There are 3 residential colleges attached to Sydney University; one runs a pro rape FB page; the catholic joint ST John’s is is trouble because its “rector” is sick of urine and faeces being deposited in its common areas. One of its more famous old boys is Tony Abbott, who was recently in trouble for punching the wall next to the face of his female rival for a position on the SRC, during his undergraduate days. His defenders say boys do stupid things during their “full of cum” years; but his current political behaviour seems characterised by an attitude of “I can do it because I’m entitled”; breaking things because one can get away with it, not caring for the nation because opposition is not a position of entitlement continues to wear an undergraduate demeanour.
My contact with the rugger bugger types was marginal; I lived at Uni Hall on James Cook Uni Townsville; I was showered by the meaty boys for playing classical music in the common room. Like woggy Sebastian in Evelyn Waugh’s Briders Revisited, being manhandled by meaty boys was a secret pleasure.
A men’s toilet on Sydney Uni campus has graffiti about a call to arms: the poofs are rampant and one of the meaty boys thinks baseball bats should be used to put down the perverts. The Machiavellian thinking is curious: a shopping list is unfurled, its last item is an alibi in case someone is too thoroughly bashed.
This logic is echoed in contemporary events where someone called in the services of a QC older brother to silence further public discussion under legal procedure. The logic of entitlement: we own the system, we take what we want, smash the rest and control public reaction with legal process.
Commentators say these are country boys, raised in traditional patterns, to become the merchant bankers and venture capitalists of society; instead of the shit stirring of their undergrad days, maturity involves all the exercises of money making: profit with scant regard for side effects.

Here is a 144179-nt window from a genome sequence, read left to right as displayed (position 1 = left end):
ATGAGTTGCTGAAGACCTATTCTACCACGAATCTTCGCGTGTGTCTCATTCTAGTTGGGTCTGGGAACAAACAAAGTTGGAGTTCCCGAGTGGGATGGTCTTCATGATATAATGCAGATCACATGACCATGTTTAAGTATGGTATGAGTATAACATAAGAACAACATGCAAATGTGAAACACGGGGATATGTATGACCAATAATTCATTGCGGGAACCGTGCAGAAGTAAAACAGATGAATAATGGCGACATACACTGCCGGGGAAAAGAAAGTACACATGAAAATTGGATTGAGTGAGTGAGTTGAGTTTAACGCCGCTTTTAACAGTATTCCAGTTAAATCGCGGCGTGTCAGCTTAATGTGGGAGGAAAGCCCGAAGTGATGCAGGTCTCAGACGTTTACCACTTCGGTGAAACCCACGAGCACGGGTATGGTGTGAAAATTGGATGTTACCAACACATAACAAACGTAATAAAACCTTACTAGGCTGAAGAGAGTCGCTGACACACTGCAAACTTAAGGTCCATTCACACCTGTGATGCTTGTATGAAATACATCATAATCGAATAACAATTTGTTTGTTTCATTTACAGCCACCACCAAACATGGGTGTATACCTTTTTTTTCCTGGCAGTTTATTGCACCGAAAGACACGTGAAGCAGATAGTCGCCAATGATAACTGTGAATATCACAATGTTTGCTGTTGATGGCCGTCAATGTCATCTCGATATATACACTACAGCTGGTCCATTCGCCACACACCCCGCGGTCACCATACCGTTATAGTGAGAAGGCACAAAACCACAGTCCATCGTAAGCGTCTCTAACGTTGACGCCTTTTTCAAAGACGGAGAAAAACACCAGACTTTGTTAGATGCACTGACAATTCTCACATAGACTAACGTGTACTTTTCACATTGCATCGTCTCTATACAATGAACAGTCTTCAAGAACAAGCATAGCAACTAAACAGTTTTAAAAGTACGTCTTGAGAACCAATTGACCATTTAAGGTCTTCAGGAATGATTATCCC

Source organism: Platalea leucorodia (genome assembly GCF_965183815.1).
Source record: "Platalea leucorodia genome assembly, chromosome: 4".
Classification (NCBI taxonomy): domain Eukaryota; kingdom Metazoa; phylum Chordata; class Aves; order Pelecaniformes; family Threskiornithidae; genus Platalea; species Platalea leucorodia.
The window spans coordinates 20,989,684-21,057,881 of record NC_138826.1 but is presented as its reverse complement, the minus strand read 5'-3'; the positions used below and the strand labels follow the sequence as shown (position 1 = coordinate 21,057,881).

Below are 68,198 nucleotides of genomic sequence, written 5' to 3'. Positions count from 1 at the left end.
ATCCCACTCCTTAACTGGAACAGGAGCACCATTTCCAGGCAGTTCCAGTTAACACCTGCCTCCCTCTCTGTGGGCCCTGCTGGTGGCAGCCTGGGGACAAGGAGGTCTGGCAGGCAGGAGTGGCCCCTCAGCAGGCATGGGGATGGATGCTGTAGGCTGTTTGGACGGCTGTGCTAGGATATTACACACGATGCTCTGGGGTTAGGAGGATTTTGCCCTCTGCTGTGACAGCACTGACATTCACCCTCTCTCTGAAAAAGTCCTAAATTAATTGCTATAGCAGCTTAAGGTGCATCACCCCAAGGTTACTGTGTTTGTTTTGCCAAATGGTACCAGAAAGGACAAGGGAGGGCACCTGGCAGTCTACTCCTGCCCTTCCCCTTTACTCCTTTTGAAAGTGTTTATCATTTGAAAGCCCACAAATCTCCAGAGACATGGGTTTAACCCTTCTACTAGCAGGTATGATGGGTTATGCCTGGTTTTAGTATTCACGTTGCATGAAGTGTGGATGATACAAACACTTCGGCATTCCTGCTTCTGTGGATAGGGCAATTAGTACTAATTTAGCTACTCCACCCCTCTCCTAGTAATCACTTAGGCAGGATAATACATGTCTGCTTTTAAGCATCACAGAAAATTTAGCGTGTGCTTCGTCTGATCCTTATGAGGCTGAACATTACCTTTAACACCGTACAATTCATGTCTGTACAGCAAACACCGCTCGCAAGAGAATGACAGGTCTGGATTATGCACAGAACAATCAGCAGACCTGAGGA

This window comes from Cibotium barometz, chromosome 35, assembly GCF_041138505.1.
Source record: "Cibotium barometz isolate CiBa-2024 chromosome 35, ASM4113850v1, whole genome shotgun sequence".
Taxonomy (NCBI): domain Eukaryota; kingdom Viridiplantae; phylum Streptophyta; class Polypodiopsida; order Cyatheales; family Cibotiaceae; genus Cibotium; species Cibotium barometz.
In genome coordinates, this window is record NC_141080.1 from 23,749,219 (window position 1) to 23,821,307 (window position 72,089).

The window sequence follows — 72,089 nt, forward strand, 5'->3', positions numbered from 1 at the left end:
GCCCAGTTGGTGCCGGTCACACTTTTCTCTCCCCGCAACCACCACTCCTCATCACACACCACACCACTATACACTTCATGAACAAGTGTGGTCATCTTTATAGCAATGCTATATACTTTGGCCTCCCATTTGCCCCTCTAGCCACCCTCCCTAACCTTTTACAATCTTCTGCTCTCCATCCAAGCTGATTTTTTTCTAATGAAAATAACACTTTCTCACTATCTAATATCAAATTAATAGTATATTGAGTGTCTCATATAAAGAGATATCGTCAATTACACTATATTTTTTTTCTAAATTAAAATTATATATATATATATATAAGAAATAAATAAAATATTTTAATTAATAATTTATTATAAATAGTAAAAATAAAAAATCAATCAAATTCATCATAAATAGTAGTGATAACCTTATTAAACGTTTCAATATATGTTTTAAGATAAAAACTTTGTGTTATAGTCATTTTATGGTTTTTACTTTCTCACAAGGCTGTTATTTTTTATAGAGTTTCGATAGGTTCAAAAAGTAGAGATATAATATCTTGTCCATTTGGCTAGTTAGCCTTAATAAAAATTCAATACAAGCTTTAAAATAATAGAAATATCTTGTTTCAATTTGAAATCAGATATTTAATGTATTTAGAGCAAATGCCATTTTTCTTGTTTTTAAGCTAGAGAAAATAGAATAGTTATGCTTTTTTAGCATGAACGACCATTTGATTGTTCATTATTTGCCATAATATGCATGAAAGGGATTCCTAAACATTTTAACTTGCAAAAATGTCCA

Abbott’s companion in the education system was Cardinal Pell, himself embroiled in the Catholic church’s efforts to extricate itself from the clerical pedophilia of the last century. Again, a class war situation had evolved: working class boys were canon fodder for clerical lusts. Pell’s current attitude is one of resisting the legal system in bringing perpetrators to justice.
This last week a senior NSW police individual has attempted to delay prosecution of pedophiles. One hopes the situation will be exhaustively investigated. It reminds me of the local court prosecution of the pedo priest in my hometown Leonard O’Rourke. When he was finally brought to a local court witnesses were called for two days, including a senior Irish nun who had been the principal of the primary school across the road from the presbytry. She unwittingly released school boys to visit the priest in his room during school hours, wryly she admitted she had provided sexual room service. As one of his witnesses I gave a VERY CLEAR account of what had happened. The public prosecutor described my account as prima facie evidence. The tactic of the defence was to rush to the Brisbane District Court and have the conviction overturned on the basis that both school rooms and presbytry had been renovated and as such were now unrecognizable. Why this judgement has not been challenged in the Court of Appeal is a puzzle to me; we currently have a High Court where a majority of justices are practising catholics, the nexus between religion and law should be rigorously examined and vigorously separated.
All in all a soiled week: a policeman dismissed from his duty of pursuing pedophile priests, ex-politicians cross-examined for dubious policy decisions, a uni college full of soiled hi-jinks.